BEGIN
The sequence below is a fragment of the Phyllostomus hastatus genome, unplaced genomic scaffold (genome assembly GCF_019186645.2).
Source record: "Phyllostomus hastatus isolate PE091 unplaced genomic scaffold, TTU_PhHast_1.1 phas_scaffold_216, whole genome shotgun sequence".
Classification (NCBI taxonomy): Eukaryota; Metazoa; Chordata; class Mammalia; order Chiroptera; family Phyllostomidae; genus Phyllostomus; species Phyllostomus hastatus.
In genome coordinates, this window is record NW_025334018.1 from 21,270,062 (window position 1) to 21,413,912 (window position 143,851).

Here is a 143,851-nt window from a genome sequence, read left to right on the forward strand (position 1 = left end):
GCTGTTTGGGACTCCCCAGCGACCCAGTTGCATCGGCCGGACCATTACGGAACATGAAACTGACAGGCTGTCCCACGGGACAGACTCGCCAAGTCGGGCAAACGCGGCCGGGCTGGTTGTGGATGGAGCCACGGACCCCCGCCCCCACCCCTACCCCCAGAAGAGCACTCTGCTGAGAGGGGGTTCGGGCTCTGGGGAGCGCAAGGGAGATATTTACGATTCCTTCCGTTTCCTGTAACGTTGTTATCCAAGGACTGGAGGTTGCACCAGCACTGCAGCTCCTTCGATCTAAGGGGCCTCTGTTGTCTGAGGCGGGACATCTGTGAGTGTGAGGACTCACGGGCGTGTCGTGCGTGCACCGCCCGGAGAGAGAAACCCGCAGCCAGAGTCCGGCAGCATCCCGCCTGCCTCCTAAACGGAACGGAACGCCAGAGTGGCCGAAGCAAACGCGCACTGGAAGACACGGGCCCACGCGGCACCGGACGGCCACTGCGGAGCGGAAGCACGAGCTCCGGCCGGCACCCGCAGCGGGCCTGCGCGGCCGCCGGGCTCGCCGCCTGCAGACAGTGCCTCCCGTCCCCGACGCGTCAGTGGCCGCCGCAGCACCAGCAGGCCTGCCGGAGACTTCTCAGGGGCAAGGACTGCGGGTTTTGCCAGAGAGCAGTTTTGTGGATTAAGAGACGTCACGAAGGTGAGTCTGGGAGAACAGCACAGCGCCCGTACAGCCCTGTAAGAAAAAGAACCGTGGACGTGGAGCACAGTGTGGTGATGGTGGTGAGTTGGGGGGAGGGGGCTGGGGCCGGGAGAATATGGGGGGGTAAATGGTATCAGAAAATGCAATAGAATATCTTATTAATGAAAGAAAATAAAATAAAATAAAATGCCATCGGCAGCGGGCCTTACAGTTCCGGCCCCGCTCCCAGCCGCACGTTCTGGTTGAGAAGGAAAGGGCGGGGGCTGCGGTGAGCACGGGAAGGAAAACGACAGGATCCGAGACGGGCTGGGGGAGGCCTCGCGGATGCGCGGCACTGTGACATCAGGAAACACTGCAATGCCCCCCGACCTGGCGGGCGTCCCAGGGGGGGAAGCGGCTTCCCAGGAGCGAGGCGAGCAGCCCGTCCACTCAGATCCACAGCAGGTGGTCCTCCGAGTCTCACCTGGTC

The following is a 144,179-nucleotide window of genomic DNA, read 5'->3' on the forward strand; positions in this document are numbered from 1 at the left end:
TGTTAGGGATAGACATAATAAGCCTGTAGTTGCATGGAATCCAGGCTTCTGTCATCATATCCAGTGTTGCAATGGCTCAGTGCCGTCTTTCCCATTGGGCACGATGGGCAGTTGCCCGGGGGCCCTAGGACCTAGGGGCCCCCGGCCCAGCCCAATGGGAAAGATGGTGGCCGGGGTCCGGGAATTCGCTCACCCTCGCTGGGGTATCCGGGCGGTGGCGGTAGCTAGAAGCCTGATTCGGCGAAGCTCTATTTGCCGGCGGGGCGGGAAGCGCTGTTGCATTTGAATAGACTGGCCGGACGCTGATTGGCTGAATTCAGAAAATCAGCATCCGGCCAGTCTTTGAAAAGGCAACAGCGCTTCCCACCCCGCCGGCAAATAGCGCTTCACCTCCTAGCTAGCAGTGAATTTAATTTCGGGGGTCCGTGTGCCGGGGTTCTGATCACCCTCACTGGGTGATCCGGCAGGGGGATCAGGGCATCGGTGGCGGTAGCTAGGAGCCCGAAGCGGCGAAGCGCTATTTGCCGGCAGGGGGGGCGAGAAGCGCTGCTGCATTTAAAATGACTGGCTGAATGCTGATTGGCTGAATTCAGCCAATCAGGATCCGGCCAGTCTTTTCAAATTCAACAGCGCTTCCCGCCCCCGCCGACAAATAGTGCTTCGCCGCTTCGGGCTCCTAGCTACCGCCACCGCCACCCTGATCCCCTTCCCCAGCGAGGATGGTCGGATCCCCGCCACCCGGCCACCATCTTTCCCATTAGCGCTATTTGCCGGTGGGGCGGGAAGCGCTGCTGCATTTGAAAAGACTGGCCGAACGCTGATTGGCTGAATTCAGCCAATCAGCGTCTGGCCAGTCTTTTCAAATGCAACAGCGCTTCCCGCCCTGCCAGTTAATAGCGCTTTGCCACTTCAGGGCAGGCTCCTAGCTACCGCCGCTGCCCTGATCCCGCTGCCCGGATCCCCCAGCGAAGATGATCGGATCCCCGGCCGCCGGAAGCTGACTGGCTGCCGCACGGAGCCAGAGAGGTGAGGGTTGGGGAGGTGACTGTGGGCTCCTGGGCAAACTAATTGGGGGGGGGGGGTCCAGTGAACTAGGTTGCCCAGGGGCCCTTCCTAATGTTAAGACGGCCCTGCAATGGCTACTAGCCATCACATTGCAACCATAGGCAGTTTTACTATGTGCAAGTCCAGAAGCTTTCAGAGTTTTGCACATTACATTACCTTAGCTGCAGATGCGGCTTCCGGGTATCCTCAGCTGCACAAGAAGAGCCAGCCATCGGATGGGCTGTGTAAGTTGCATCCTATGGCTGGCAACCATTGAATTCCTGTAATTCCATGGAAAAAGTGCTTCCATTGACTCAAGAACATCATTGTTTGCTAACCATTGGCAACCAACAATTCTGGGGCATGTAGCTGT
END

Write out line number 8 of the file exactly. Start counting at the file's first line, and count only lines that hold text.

TGTTAGGGATAGACATAATAAGCCTGTAGTTGCATGGAATCCAGGCTTCTGTCATCATATCCAGTGTTGCAATGGCTCAGTGCCGTCTTTCCCATTGGGCACGATGGGCAGTTGCCCGGGGGCCCTAGGACCTAGGGGCCCCCGGCCCAGCCCAATGGGAAAGATGGTGGCCGGGGTCCGGGAATTCGCTCACCCTCGCTGGGGTATCCGGGCGGTGGCGGTAGCTAGAAGCCTGATTCGGCGAAGCTCTATTTGCCGGCGGGGCGGGAAGCGCTGTTGCATTTGAATAGACTGGCCGGACGCTGATTGGCTGAATTCAGAAAATCAGCATCCGGCCAGTCTTTGAAAAGGCAACAGCGCTTCCCACCCCGCCGGCAAATAGCGCTTCACCTCCTAGCTAGCAGTGAATTTAATTTCGGGGGTCCGTGTGCCGGGGTTCTGATCACCCTCACTGGGTGATCCGGCAGGGGGATCAGGGCATCGGTGGCGGTAGCTAGGAGCCCGAAGCGGCGAAGCGCTATTTGCCGGCAGGGGGGGCGAGAAGCGCTGCTGCATTTAAAATGACTGGCTGAATGCTGATTGGCTGAATTCAGCCAATCAGGATCCGGCCAGTCTTTTCAAATTCAACAGCGCTTCCCGCCCCCGCCGACAAATAGTGCTTCGCCGCTTCGGGCTCCTAGCTACCGCCACCGCCACCCTGATCCCCTTCCCCAGCGAGGATGGTCGGATCCCCGCCACCCGGCCACCATCTTTCCCATTAGCGCTATTTGCCGGTGGGGCGGGAAGCGCTGCTGCATTTGAAAAGACTGGCCGAACGCTGATTGGCTGAATTCAGCCAATCAGCGTCTGGCCAGTCTTTTCAAATGCAACAGCGCTTCCCGCCCTGCCAGTTAATAGCGCTTTGCCACTTCAGGGCAGGCTCCTAGCTACCGCCGCTGCCCTGATCCCGCTGCCCGGATCCCCCAGCGAAGATGATCGGATCCCCGGCCGCCGGAAGCTGACTGGCTGCCGCACGGAGCCAGAGAGGTGAGGGTTGGGGAGGTGACTGTGGGCTCCTGGGCAAACTAATTGGGGGGGGGGGGTCCAGTGAACTAGGTTGCCCAGGGGCCCTTCCTAATGTTAAGACGGCCCTGCAATGGCTACTAGCCATCACATTGCAACCATAGGCAGTTTTACTATGTGCAAGTCCAGAAGCTTTCAGAGTTTTGCACATTACATTACCTTAGCTGCAGATGCGGCTTCCGGGTATCCTCAGCTGCACAAGAAGAGCCAGCCATCGGATGGGCTGTGTAAGTTGCATCCTATGGCTGGCAACCATTGAATTCCTGTAATTCCATGGAAAAAGTGCTTCCATTGACTCAAGAACATCATTGTTTGCTAACCATTGGCAACCAACAATTCTGGGGCATGTAGCTGT